11. Trond Bjørndal & Jon M. Conrad & Kjell G. Salvanes, 1993. "Stock Size, Harvesting Costs, and the Potential for Extinction: The Case of Sealing," Land Economics, University of Wisconsin Press, vol. 69(2), pages 156-167.
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    Citations

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    Cited by:

    1. Katrin Erdlenbruch & Alain Jean-Marie & Michel Moreaux & Mabel Tidball, 2013. "Optimality of impulse harvesting policies," Economic Theory, Springer;Society for the Advancement of Economic Theory (SAET), vol. 52(2), pages 429-459, March.
    2. Fenichel, Eli P. & Horan, Richard D. & Bence, James R., 2010. "Indirect management of invasive species through bio-controls: A bioeconomic model of salmon and alewife in Lake Michigan," Resource and Energy Economics, Elsevier, vol. 32(4), pages 500-518, November.
    3. Thorsten Upmann & Stefan Behringer, 2017. "Harvesting a Remote Renewable Resource," CESifo Working Paper Series 6724, CESifo Group Munich.
    4. Melstrom, Richard T. & Horan, Richard D., 2012. "Managing Excessive Predation in a Predator-Prey Setting: The Case of Piping Plovers," 2012 Annual Meeting, August 12-14, 2012, Seattle, Washington 123350, Agricultural and Applied Economics Association.
    5. Naevdal, Eric & Olaussen, Jon Olaf & Skonhoft, Anders, 2012. "A bioeconomic model of trophy hunting," Ecological Economics, Elsevier, vol. 73(C), pages 194-205.
    6. Heinzel, Christoph & Winkler, Ralph, 2006. "Gradual versus structural technological change in the transition to a low-emission energy industry: How time-to-build and differing social and individual discount rates influence environmental and tec," Dresden Discussion Paper Series in Economics 09/06, Technische Universität Dresden, Faculty of Business and Economics, Department of Economics.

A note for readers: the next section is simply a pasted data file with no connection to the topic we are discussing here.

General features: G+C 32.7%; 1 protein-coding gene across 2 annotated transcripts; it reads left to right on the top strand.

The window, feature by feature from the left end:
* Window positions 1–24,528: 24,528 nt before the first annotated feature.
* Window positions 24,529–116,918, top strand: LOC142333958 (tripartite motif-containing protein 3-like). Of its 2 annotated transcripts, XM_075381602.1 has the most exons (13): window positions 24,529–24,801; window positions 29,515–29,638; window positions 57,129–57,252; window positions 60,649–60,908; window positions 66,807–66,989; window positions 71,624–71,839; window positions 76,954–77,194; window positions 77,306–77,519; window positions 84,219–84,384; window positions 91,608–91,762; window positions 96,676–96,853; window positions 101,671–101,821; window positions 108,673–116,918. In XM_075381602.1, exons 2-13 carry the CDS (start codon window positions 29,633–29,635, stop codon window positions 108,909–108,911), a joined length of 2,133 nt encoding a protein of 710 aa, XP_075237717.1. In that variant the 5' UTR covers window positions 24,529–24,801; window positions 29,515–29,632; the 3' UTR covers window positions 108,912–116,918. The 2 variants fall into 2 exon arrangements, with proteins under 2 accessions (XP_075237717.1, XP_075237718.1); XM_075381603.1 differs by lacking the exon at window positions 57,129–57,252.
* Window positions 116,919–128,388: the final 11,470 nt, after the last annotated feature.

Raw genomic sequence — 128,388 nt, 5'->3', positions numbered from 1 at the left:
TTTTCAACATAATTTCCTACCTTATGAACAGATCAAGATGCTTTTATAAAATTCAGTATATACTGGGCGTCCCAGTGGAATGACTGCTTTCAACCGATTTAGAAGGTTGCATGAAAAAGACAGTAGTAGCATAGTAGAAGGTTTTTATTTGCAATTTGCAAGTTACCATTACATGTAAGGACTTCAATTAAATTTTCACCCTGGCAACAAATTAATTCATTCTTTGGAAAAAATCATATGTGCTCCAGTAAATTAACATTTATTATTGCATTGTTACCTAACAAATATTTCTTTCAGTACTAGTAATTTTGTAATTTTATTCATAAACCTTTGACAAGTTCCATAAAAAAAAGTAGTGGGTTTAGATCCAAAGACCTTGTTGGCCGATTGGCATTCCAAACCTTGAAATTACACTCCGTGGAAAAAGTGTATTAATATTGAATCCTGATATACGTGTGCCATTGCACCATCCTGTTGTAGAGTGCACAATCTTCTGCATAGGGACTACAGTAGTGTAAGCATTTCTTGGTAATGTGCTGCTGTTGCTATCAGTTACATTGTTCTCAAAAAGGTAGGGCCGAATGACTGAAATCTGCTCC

7. Alain Jean-Marie & Mabel Tidball & Michel Moreaux & Katrin Erdlenbruch, 2009. "The Renewable Resource Management Nexus: Impulse versus Continuous Harvesting Policies," Working Papers 09-03, LAMETA, Universitiy of Montpellier, revised Mar 2009.
    8. Ralph Winkler, 2008. "Optimal compliance with emission constraints: dynamic characteristics and the choice of technique," Environmental & Resource Economics, Springer;European Association of Environmental and Resource Economists, vol. 39(4), pages 411-432, April.
    9. Melstrom, Richard T., 2015. "Cyclical harvesting in fisheries with bycatch," Resource and Energy Economics, Elsevier, vol. 42(C), pages 1-15.
    10. George Halkos & George Papageorgiou, 2013. "Dynamic modeling of pulse fishing: A game theoretic approach," DEOS Working Papers 1324, Athens University of Economics and Business.
    11. Sarkar, Sudipto, 2009. "Optimal fishery harvesting rules under uncertainty," Resource and Energy Economics, Elsevier, vol. 31(4), pages 272-286, November.

    More about this item

    Keywords

    non-convexities; adjustment costs; Hopf bifurcation; Renewable resources;

    JEL classification:

    • C61 - Mathematical and Quantitative Methods - - Mathematical Methods; Programming Models; Mathematical and Simulation Modeling - - - Optimization Techniques; Programming Models; Dynamic Analysis
    • C62 - Mathematical and Quantitative Methods - - Mathematical Methods; Programming Models; Mathematical and Simulation Modeling - - - Existence and Stability Conditions of Equilibrium